My apologies, Constant Reader(s). I had the next topic all thought up - as you probably guessed, a continuation of my ever more desperate attempts to reconcile my inconclusive sleep disorder - but I got writers block again. So, the sleep story will have to wait until it is ready to be told. I, apparently, am not in control.
Last Thursday, I sat at my desk running calculations on a concrete beam, trying to decide how to support an existing structure while this beam is removed and replaced. Truly, I was deep into it, really focused on my work. Or not.
Suddenly, I realized. I forgot the cider that my Dad had brought last Saturday. This, I surmised, was the explanation for the slightly sweet and slightly sour smell that currently emanated from the interior of my vehicle. Bummer.
I immediately emailed my Dad to tell him. Perhaps he would buy more cider and drive two hours to deliver it. Perhaps we would work out an elaborate Cider Scheme, for I cannot go an entire Fall without this cider. He gets it from his neighbors, who press the apples, add nothing to them, and put the results in gallon jugs at the end of their driveway. This is not grocery store cider. Oh lament, and alas! Surely, he would be as distraught as I was!
"Bummer," he writes back. Yeah.
That's what I thought.
I learned some little known facts this week:
Fact #1. We all know that fermenting cider turns to vinegar. But, do most of you know that fermenting cider that is alternately heated during the day, then cooled down at night, in a thin plastic jug, will produce enough gas to break the jug?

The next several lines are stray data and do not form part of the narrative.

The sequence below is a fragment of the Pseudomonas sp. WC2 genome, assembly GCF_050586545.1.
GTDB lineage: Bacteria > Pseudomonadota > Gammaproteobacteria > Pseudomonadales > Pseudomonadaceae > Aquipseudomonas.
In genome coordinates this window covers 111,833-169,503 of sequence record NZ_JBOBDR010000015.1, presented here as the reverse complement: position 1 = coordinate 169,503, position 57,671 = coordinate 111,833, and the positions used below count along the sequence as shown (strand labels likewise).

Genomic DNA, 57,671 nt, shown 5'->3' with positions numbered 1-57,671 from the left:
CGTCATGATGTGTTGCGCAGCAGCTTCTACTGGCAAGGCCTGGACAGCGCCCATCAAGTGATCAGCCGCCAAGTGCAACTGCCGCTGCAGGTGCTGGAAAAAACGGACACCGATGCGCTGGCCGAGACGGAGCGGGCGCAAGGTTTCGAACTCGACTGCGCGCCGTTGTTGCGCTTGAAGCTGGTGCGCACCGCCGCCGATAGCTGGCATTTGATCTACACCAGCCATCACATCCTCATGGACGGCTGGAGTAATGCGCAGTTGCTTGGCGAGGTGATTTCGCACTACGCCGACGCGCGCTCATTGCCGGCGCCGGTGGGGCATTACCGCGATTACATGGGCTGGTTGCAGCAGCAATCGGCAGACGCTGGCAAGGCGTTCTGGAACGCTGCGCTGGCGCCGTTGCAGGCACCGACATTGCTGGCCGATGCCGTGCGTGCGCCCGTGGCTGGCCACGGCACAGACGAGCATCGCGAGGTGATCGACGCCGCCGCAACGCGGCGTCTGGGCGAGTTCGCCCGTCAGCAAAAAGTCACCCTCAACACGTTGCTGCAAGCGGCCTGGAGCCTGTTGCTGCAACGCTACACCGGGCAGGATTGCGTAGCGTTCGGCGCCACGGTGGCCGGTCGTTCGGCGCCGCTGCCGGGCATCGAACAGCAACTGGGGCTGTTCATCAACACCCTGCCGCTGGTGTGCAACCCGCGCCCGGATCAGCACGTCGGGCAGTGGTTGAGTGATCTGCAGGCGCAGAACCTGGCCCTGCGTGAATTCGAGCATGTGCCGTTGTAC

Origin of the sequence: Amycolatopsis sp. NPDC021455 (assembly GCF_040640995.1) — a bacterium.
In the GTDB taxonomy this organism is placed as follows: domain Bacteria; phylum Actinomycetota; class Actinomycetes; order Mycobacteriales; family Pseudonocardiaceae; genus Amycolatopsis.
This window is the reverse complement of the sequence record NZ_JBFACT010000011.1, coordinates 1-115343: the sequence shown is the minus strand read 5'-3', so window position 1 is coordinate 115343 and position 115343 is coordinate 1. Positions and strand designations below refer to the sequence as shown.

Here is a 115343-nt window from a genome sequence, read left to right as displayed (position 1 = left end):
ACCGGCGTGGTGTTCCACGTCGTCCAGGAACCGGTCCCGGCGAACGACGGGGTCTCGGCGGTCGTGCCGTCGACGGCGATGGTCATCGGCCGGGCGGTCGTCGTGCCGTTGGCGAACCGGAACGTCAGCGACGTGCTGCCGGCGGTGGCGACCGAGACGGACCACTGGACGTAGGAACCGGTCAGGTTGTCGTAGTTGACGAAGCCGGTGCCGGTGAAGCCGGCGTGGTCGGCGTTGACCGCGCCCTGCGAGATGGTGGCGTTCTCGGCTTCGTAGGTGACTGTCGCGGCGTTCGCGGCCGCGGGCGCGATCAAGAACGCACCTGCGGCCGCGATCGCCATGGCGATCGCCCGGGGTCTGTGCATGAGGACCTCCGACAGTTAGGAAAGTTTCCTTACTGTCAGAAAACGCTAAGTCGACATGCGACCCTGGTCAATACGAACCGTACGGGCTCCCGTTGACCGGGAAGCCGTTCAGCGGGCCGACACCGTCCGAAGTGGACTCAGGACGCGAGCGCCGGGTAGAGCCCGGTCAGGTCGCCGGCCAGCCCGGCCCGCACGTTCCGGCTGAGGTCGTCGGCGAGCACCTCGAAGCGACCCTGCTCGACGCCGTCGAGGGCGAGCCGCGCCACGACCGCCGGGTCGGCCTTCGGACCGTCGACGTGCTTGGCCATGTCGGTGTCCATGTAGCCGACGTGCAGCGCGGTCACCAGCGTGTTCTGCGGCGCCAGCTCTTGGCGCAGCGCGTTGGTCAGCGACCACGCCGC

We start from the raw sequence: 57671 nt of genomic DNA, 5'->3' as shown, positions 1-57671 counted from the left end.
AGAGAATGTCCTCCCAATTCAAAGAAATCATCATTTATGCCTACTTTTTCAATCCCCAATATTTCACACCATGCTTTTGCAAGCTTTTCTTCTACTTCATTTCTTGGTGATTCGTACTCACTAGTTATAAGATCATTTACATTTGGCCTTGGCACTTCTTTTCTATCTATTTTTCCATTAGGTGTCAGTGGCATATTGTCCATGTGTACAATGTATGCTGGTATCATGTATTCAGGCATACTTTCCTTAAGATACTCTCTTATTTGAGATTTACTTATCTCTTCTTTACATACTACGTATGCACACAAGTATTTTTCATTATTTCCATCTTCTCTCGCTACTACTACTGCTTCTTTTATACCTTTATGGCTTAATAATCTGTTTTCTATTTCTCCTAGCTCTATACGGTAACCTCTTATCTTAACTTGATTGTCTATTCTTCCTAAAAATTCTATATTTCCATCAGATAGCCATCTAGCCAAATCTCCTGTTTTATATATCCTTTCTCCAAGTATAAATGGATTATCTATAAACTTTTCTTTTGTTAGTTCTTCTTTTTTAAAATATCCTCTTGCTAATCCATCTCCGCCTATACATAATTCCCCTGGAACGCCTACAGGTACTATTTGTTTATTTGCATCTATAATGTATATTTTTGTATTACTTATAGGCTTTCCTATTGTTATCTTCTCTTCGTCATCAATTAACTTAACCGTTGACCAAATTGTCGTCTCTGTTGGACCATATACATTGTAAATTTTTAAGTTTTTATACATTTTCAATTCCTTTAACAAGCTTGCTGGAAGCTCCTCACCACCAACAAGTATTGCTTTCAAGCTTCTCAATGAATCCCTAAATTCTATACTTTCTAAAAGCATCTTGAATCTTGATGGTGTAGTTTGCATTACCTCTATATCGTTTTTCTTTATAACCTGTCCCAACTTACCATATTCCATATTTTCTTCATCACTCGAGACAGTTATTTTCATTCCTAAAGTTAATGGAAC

Fact #2. We all know that one can attract more flies with honey than with vinegar. But, it turns out one can attract plenty of flies with vinegar. As I emptied the now half empty jug, a swarm of fruit flies was disturbed from its breeding ground. It was at that point that I officially decided the cider was probably better not to drink.
Fact #3. Breathing in a combination of vinegar and fruit flies is surprisingly less unpleasant than breathing in the smell of the decaying squirrel that got caught under my tire a few years back.
Fact #4. The smell of decaying squirrel pretty much goes away when said squirrel is hosed out. The smell of vinegar lingers for much longer.
Fact #5. The results are inconclusive on the effects of flea and tick shampoo on fruit flies. I think I eradicated more of them by driving around with all four windows open.
Fact #6. The smell of vinegar, wafting through the air via open car windows, attracts bees. Bee #1 will come for an extensive search to find the source of the smell, and finding nothing but a timid human swatting carefully at it with an ice scraper, it will send for a second Bee to aid in the search.
I hate bees.
And I will now have to make a special trip to Pennsylvania, just to get my Cider Fix.